Clearly if the claimant is someone with a health condition that can only deteriorate, and which has already led to them having to stop work, this might be a rather distressing exercise.
Some claimants will be asked to complete a ‘My values’ exercise before moving on to their ‘My 4 Steps’.
In this exercise they will be asked to think about ‘what they value in life beyond work and health’.
Being good at art.
Following government or politics.
Relationships with friends or family.
Claimants are asked to spend 10 minutes on the ’My Values’ exercise and are assured that they don’t have to discuss their answers if they don’t want to.
The theory is that the exercise ‘helps people to feel more open to taking on challenges by placing those challenges in the broader context of other things that matter to them in their lives.’
Work coaches are told to use this exercise with claimants where, in the work coaches opinion:
‘The claimant is quite defensive – they really aren’t engaging with me.’
‘I think the claimant would benefit from spending some time thinking about what’s important to them.’
‘The claimant just doesn’t want to open up to me at all and have this conversation.’
Given that you can have your ESA sanctioned if the work coach considers that you have failed to participate in the HWC, you should be aware that being asked to do the ‘My Values’ exercise could be an indication that the work coach is considering a sanction unless you participate more fully.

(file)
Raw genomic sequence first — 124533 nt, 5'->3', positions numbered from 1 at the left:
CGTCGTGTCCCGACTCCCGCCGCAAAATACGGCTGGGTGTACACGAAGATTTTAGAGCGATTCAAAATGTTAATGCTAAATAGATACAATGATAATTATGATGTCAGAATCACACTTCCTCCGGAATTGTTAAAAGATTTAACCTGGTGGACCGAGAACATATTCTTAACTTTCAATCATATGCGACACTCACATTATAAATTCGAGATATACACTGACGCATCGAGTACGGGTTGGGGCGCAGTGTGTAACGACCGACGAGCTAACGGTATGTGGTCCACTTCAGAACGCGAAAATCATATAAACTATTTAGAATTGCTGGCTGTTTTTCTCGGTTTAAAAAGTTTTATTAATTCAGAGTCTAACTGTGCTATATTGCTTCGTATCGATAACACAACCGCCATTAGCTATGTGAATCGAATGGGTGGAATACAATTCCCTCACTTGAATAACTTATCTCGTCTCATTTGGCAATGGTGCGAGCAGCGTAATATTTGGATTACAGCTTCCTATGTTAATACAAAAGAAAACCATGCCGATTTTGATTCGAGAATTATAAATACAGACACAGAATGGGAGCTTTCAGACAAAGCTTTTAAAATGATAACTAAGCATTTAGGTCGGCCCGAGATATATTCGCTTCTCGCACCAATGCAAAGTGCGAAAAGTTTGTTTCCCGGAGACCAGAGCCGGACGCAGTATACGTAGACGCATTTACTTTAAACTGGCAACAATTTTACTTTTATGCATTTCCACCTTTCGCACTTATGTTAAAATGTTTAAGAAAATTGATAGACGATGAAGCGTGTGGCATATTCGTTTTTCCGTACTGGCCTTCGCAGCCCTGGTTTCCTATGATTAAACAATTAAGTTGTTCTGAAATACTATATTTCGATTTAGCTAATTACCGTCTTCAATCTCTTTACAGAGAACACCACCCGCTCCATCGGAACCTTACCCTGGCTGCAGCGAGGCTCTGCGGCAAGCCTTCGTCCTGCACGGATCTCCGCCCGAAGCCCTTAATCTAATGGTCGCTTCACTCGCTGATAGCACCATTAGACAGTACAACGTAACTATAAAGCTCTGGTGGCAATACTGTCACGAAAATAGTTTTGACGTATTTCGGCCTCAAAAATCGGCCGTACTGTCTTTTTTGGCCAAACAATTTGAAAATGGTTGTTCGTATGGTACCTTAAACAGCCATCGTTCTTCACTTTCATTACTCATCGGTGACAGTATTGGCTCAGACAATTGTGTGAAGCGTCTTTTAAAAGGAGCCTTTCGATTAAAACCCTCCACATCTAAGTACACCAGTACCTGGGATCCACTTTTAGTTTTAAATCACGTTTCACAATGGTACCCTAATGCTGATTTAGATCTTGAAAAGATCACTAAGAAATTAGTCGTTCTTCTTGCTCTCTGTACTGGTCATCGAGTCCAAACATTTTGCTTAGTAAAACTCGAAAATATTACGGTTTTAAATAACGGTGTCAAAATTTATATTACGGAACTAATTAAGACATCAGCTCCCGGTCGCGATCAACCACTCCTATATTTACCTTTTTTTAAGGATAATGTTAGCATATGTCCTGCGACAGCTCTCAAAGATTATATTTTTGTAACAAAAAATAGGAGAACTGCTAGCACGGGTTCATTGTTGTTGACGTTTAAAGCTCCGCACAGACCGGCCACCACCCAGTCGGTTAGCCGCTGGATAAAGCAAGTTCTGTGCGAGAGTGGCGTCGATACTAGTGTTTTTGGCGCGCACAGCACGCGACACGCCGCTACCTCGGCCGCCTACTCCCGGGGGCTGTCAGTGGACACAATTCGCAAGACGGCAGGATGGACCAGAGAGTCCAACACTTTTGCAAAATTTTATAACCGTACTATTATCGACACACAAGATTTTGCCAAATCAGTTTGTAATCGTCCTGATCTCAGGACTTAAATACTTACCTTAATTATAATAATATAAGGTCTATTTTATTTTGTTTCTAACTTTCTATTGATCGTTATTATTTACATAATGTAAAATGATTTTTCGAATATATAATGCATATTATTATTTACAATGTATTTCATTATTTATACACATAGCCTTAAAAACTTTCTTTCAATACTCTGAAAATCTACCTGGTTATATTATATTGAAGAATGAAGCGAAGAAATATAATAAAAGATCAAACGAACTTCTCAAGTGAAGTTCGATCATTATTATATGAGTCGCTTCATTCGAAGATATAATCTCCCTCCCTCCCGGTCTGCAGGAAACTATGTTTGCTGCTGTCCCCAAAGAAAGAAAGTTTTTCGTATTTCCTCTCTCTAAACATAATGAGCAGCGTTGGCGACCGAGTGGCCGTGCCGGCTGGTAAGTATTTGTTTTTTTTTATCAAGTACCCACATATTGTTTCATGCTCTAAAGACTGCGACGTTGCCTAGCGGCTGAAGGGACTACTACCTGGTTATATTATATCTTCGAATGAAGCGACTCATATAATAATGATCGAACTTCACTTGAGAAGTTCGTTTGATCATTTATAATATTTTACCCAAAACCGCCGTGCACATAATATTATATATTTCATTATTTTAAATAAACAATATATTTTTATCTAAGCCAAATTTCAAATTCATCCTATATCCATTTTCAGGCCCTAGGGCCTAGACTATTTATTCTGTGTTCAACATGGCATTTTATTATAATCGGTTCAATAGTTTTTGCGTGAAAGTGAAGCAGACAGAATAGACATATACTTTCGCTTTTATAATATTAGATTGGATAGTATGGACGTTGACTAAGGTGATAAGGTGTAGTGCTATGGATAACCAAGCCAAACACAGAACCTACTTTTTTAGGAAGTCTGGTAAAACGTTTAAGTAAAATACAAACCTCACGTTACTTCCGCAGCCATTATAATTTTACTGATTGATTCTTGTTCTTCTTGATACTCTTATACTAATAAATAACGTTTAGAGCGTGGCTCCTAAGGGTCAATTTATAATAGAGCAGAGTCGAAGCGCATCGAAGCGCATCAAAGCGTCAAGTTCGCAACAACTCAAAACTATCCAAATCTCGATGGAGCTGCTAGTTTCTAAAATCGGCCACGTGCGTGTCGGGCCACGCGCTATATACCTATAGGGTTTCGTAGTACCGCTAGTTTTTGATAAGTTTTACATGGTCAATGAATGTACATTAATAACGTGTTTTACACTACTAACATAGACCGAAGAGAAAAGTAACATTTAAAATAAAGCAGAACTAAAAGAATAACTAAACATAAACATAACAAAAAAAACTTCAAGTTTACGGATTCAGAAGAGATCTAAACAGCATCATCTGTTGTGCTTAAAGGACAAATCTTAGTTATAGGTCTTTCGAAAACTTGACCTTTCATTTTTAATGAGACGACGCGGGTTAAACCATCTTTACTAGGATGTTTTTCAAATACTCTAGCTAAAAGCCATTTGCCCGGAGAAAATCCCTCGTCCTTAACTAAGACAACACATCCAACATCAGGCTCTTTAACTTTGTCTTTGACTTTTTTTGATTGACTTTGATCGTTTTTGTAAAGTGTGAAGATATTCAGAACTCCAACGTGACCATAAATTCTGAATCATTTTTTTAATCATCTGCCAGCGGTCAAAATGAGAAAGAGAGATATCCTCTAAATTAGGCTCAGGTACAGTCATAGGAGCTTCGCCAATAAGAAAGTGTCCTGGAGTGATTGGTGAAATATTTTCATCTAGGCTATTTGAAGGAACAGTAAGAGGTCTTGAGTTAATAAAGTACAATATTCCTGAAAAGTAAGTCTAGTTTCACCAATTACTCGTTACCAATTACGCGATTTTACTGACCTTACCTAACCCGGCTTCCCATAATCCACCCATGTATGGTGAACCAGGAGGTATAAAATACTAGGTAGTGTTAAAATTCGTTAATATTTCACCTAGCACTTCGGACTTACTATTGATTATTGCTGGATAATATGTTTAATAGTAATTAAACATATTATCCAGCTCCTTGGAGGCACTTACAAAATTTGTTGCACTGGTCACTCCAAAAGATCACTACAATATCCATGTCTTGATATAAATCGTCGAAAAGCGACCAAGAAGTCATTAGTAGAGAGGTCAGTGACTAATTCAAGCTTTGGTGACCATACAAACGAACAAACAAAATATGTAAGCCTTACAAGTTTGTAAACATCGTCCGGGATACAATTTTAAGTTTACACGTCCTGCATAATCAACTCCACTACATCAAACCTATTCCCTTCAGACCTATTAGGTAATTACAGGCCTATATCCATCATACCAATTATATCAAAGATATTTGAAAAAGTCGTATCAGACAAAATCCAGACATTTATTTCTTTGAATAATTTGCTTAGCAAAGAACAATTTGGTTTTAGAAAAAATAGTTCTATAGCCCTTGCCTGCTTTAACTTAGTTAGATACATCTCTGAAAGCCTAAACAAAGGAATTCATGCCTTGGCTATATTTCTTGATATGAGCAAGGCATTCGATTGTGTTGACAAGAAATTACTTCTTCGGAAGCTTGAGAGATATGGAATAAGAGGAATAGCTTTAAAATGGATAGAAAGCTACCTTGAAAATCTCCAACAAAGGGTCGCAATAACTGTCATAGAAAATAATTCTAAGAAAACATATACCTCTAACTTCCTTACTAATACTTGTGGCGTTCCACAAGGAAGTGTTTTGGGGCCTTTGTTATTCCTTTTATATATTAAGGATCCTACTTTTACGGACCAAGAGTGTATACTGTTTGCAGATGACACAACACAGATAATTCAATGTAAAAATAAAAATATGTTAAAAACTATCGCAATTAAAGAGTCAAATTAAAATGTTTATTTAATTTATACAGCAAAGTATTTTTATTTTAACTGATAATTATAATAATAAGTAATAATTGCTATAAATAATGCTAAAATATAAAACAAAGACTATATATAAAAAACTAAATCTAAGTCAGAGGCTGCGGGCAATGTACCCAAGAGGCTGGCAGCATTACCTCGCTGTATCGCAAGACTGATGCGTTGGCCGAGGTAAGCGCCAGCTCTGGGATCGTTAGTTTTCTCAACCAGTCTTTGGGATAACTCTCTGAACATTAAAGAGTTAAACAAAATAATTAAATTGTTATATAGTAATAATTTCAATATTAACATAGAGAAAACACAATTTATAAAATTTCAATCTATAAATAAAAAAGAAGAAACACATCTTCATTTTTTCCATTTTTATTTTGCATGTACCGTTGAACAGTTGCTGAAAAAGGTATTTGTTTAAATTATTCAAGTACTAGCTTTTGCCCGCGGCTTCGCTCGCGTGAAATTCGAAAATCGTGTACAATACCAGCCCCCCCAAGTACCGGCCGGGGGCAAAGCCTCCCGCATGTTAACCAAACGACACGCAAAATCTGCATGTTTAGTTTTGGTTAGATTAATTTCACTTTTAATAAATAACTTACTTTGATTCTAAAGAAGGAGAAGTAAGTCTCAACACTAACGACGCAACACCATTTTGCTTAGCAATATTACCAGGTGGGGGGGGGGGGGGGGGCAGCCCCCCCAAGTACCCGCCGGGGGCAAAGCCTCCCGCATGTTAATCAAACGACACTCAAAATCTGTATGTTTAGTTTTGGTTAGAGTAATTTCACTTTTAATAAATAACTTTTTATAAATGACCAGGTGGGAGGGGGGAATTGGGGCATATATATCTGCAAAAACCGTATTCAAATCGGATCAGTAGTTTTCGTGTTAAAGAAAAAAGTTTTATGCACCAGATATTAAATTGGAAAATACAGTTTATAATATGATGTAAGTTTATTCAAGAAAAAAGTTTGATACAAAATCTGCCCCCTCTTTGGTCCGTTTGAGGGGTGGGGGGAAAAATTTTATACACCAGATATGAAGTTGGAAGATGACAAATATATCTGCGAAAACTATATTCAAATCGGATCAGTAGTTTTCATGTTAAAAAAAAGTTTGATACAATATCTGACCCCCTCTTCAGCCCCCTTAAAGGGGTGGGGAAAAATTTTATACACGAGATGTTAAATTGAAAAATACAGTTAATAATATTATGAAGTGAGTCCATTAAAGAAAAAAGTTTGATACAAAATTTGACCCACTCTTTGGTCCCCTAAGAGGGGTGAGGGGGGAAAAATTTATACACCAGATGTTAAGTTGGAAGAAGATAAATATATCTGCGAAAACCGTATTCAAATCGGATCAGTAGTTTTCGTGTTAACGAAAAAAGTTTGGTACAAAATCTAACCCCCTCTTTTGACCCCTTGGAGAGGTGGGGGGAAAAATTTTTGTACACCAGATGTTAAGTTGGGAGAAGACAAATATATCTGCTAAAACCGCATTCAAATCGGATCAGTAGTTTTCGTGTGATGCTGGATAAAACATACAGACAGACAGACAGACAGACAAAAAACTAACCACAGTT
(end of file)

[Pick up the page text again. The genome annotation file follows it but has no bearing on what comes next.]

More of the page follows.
Finally, the claimant is required to create a ‘Labour Market System Action Plan’.
This is a list of at least two or three actions the claimant can take ‘to move closer to goals that relate to work or health’. The actions are supposed to relate to ‘external obstacles’, such as training needs, housing, debt, health management or child care.
The action plan has to include :
1 Action (what you’re going to do).
2 Where you’re going to do it (for example “at home”).
3 When you’re going to do it (for example, “this Saturday”).
Examples of actions given to work coaches are:
“On Friday morning I will call at least two course providers and discuss doing partial study from home. I will do this at home.”
“I will call the number for Mind that my Work Coach gave me at 10am on Tuesday. I will do this at my mum’s place.”
Claimants should be told that the action plan itself is voluntary, they do not have to carry out any of the actions if they do not wish to.
However, the work coach is also expected to arrange a follow-up activity, which may be another interview or a phone call to discuss how the claimant has got on.
Clearly this will put considerable pressure on claimants to carry out the agreed actions, even if they have been clearly told that they are voluntary.
Reinventing the - square - wheel
The HWC bears considerable resemblance to the work-focused health-related assessment (WFHRA) which was an interview which used to take place, in theory, immediately after a WCA.
The purpose of the WFHRA was to “assess the extent to which your capability for work may be improved by the taking of steps in relation to your physical or mental condition.”
The WFHRA was abandoned in July 2010 due to having achieved only “mixed results”.
We suspect the WHC will go the same way before many years have passed. However, many claimants may have suffered sanctions or undertaken steps that put their health at risk before that happens.